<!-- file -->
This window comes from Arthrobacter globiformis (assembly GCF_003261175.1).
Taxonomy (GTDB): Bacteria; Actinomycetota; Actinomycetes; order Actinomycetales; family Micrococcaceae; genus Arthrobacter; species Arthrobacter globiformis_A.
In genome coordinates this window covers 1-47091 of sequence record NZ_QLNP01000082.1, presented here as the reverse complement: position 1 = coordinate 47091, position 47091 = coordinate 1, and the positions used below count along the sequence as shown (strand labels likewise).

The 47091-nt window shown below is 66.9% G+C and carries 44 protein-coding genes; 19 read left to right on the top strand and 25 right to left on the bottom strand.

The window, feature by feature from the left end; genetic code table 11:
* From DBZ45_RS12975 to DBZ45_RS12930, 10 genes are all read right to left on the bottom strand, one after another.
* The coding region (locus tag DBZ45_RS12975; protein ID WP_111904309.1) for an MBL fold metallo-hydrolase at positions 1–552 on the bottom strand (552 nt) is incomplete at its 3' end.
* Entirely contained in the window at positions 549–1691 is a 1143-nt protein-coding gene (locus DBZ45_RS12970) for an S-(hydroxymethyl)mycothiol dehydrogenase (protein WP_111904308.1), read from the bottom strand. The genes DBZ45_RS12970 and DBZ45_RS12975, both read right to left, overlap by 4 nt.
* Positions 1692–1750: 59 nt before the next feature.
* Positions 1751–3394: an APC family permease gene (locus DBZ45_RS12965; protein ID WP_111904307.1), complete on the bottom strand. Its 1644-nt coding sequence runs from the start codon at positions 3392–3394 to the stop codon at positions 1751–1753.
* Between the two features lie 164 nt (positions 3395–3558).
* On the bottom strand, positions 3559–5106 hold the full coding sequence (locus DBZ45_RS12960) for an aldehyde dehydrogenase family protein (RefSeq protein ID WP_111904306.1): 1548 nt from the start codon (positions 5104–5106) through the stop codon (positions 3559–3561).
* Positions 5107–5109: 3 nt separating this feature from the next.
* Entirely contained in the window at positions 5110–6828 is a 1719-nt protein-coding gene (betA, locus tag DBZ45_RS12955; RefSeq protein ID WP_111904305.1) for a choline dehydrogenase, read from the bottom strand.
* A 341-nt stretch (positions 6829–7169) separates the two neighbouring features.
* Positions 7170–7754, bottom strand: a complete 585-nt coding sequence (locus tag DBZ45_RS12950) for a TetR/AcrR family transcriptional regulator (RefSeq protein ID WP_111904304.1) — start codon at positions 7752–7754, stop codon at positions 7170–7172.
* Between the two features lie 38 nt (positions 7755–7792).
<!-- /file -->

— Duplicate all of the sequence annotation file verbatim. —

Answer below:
This window comes from Arthrobacter globiformis (assembly GCF_003261175.1).
Taxonomy (GTDB): Bacteria; Actinomycetota; Actinomycetes; order Actinomycetales; family Micrococcaceae; genus Arthrobacter; species Arthrobacter globiformis_A.
In genome coordinates this window covers 1-47091 of sequence record NZ_QLNP01000082.1, presented here as the reverse complement: position 1 = coordinate 47091, position 47091 = coordinate 1, and the positions used below count along the sequence as shown (strand labels likewise).

The 47091-nt window shown below is 66.9% G+C and carries 44 protein-coding genes; 19 read left to right on the top strand and 25 right to left on the bottom strand.

The window, feature by feature from the left end; genetic code table 11:
* From DBZ45_RS12975 to DBZ45_RS12930, 10 genes are all read right to left on the bottom strand, one after another.
* The coding region (locus tag DBZ45_RS12975; protein ID WP_111904309.1) for an MBL fold metallo-hydrolase at positions 1–552 on the bottom strand (552 nt) is incomplete at its 3' end.
* Entirely contained in the window at positions 549–1691 is a 1143-nt protein-coding gene (locus DBZ45_RS12970) for an S-(hydroxymethyl)mycothiol dehydrogenase (protein WP_111904308.1), read from the bottom strand. The genes DBZ45_RS12970 and DBZ45_RS12975, both read right to left, overlap by 4 nt.
* Positions 1692–1750: 59 nt before the next feature.
* Positions 1751–3394: an APC family permease gene (locus DBZ45_RS12965; protein ID WP_111904307.1), complete on the bottom strand. Its 1644-nt coding sequence runs from the start codon at positions 3392–3394 to the stop codon at positions 1751–1753.
* Between the two features lie 164 nt (positions 3395–3558).
* On the bottom strand, positions 3559–5106 hold the full coding sequence (locus DBZ45_RS12960) for an aldehyde dehydrogenase family protein (RefSeq protein ID WP_111904306.1): 1548 nt from the start codon (positions 5104–5106) through the stop codon (positions 3559–3561).
* Positions 5107–5109: 3 nt separating this feature from the next.
* Entirely contained in the window at positions 5110–6828 is a 1719-nt protein-coding gene (betA, locus tag DBZ45_RS12955; RefSeq protein ID WP_111904305.1) for a choline dehydrogenase, read from the bottom strand.
* A 341-nt stretch (positions 6829–7169) separates the two neighbouring features.
* Positions 7170–7754, bottom strand: a complete 585-nt coding sequence (locus tag DBZ45_RS12950) for a TetR/AcrR family transcriptional regulator (RefSeq protein ID WP_111904304.1) — start codon at positions 7752–7754, stop codon at positions 7170–7172.
* Between the two features lie 38 nt (positions 7755–7792).